Harold Wilson’s Granddaughter Hopes Islanders Will Mark Centenary
Mr Wilson was Prime Minister twice, between 1964 and 1970 and again for two years from 1974.
Cath Ledbitter says the Parliamentary Labour Party will be organising official events on the mainland, including a service in London on 11th March, to mark his contribution to UK life.
But she feels it would be fitting if our islands, his favourite place, also remembered their most famous ambassador, even if it is, “just raising a pint to a good man who enjoyed his time in Scilly.”
Harold Wilson’s greatest legacy is arguably the creation of the Open University and he first outlined his vision for equal access to education whilst on the islands.
Mr Wilson’s regular visits to Scilly provided the biggest boost to our fledgling tourism industry.
He put the islands in the spotlight during his premiership, famously holding a press conference on Samson.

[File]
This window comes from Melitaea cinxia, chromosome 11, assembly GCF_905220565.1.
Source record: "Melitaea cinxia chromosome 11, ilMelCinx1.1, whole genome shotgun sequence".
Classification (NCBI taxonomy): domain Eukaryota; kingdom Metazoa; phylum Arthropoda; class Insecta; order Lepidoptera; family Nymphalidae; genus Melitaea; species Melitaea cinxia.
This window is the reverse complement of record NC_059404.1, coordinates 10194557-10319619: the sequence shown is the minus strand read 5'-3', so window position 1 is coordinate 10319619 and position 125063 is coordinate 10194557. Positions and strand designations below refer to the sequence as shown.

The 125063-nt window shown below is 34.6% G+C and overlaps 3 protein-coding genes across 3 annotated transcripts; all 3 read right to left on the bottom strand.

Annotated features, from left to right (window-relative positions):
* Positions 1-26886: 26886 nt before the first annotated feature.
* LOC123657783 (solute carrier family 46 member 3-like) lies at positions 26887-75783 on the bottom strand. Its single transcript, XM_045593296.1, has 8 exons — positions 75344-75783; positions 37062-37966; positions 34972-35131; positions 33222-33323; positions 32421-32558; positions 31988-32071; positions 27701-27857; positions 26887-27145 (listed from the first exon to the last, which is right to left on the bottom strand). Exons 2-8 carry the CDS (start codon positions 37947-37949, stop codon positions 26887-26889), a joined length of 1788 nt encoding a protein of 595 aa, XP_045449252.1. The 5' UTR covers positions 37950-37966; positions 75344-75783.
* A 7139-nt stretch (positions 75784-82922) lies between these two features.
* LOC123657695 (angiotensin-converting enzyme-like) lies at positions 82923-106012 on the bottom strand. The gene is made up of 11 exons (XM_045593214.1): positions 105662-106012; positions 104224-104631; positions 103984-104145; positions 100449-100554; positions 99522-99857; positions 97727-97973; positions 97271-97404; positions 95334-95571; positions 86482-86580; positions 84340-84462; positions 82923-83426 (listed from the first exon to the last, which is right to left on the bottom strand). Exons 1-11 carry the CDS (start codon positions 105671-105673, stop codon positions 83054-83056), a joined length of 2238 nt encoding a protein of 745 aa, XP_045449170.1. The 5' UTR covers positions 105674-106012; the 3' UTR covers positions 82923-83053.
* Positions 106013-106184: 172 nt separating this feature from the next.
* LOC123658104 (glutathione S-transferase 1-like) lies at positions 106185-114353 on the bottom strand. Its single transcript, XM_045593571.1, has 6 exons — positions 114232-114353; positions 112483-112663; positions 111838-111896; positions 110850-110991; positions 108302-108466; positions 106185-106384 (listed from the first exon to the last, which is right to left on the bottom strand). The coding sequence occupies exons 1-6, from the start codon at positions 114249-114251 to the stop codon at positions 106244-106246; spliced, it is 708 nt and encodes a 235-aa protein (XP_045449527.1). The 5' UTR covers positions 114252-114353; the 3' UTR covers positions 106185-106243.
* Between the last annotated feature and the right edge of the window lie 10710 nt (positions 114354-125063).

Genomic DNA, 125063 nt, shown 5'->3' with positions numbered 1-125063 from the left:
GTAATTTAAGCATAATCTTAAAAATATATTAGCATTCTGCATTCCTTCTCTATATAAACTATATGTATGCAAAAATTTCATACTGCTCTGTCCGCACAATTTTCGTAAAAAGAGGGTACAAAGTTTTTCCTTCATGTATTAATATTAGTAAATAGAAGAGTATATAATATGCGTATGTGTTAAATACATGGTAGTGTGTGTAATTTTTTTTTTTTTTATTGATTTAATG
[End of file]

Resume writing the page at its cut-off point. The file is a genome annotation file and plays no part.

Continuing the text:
But there’s little here to mark the impact he made to our islands’ life.
There’s a bronze statue of Harold Wilson in his hometown of Huddersfield and another statue at the Houses of Parliament. Back in the 1990s, the Islands’ Council named the former IT centre at the Wesleyan Chapel in his honour, but that facility has now has closed.
Cath isn’t unhappy about that. She says one of the lovely things about Scilly is how it’s always reinventing itself and finding new ways to put buildings to use.
And she says Harold’s legacy “is more than just a building.”
Cath says her own children find it hilarious that people stop and photograph the bungalow on Church Road that her grandfather bought and which is still owned by Lady Wilson.
And she says some formal recognition there, such as a blue plaque, would provide a fitting memorial.